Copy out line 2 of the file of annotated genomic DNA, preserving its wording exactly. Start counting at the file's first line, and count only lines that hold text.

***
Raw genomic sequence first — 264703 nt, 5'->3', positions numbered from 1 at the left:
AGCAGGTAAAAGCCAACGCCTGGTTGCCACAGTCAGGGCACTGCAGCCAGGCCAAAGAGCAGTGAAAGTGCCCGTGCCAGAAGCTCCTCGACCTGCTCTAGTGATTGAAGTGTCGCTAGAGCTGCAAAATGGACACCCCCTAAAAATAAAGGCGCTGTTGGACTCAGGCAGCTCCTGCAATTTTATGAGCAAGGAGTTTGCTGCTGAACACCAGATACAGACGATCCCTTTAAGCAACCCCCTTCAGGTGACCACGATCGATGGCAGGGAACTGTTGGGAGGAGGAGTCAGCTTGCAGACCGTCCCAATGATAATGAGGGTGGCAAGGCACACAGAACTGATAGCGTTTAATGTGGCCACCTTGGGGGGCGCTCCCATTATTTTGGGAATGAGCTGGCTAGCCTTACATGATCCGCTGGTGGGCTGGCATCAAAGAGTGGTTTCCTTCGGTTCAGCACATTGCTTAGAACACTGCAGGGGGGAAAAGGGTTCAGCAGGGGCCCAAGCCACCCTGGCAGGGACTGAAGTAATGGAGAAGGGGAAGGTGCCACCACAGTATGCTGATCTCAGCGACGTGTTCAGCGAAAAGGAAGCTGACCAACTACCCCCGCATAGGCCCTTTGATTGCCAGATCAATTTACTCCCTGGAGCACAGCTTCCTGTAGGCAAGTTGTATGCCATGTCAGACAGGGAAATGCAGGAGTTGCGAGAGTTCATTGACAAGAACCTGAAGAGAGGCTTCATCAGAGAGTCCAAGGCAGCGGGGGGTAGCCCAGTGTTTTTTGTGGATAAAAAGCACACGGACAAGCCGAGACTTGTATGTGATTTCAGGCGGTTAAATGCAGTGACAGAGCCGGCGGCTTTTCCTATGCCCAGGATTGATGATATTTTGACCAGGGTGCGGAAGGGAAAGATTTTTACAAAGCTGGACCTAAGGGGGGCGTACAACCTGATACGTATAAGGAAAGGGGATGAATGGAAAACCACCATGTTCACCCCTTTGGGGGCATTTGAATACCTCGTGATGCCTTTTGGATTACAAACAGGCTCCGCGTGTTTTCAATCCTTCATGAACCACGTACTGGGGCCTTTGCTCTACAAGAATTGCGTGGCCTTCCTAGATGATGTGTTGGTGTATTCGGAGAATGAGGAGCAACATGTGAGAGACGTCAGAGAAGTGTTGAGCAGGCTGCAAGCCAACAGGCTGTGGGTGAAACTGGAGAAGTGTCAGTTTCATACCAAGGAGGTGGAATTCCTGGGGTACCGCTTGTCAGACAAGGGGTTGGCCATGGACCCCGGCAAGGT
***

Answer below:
AGCAGGTAAAAGCCAACGCCTGGTTGCCACAGTCAGGGCACTGCAGCCAGGCCAAAGAGCAGTGAAAGTGCCCGTGCCAGAAGCTCCTCGACCTGCTCTAGTGATTGAAGTGTCGCTAGAGCTGCAAAATGGACACCCCCTAAAAATAAAGGCGCTGTTGGACTCAGGCAGCTCCTGCAATTTTATGAGCAAGGAGTTTGCTGCTGAACACCAGATACAGACGATCCCTTTAAGCAACCCCCTTCAGGTGACCACGATCGATGGCAGGGAACTGTTGGGAGGAGGAGTCAGCTTGCAGACCGTCCCAATGATAATGAGGGTGGCAAGGCACACAGAACTGATAGCGTTTAATGTGGCCACCTTGGGGGGCGCTCCCATTATTTTGGGAATGAGCTGGCTAGCCTTACATGATCCGCTGGTGGGCTGGCATCAAAGAGTGGTTTCCTTCGGTTCAGCACATTGCTTAGAACACTGCAGGGGGGAAAAGGGTTCAGCAGGGGCCCAAGCCACCCTGGCAGGGACTGAAGTAATGGAGAAGGGGAAGGTGCCACCACAGTATGCTGATCTCAGCGACGTGTTCAGCGAAAAGGAAGCTGACCAACTACCCCCGCATAGGCCCTTTGATTGCCAGATCAATTTACTCCCTGGAGCACAGCTTCCTGTAGGCAAGTTGTATGCCATGTCAGACAGGGAAATGCAGGAGTTGCGAGAGTTCATTGACAAGAACCTGAAGAGAGGCTTCATCAGAGAGTCCAAGGCAGCGGGGGGTAGCCCAGTGTTTTTTGTGGATAAAAAGCACACGGACAAGCCGAGACTTGTATGTGATTTCAGGCGGTTAAATGCAGTGACAGAGCCGGCGGCTTTTCCTATGCCCAGGATTGATGATATTTTGACCAGGGTGCGGAAGGGAAAGATTTTTACAAAGCTGGACCTAAGGGGGGCGTACAACCTGATACGTATAAGGAAAGGGGATGAATGGAAAACCACCATGTTCACCCCTTTGGGGGCATTTGAATACCTCGTGATGCCTTTTGGATTACAAACAGGCTCCGCGTGTTTTCAATCCTTCATGAACCACGTACTGGGGCCTTTGCTCTACAAGAATTGCGTGGCCTTCCTAGATGATGTGTTGGTGTATTCGGAGAATGAGGAGCAACATGTGAGAGACGTCAGAGAAGTGTTGAGCAGGCTGCAAGCCAACAGGCTGTGGGTGAAACTGGAGAAGTGTCAGTTTCATACCAAGGAGGTGGAATTCCTGGGGTACCGCTTGTCAGACAAGGGGTTGGCCATGGACCCCGGCAAGGT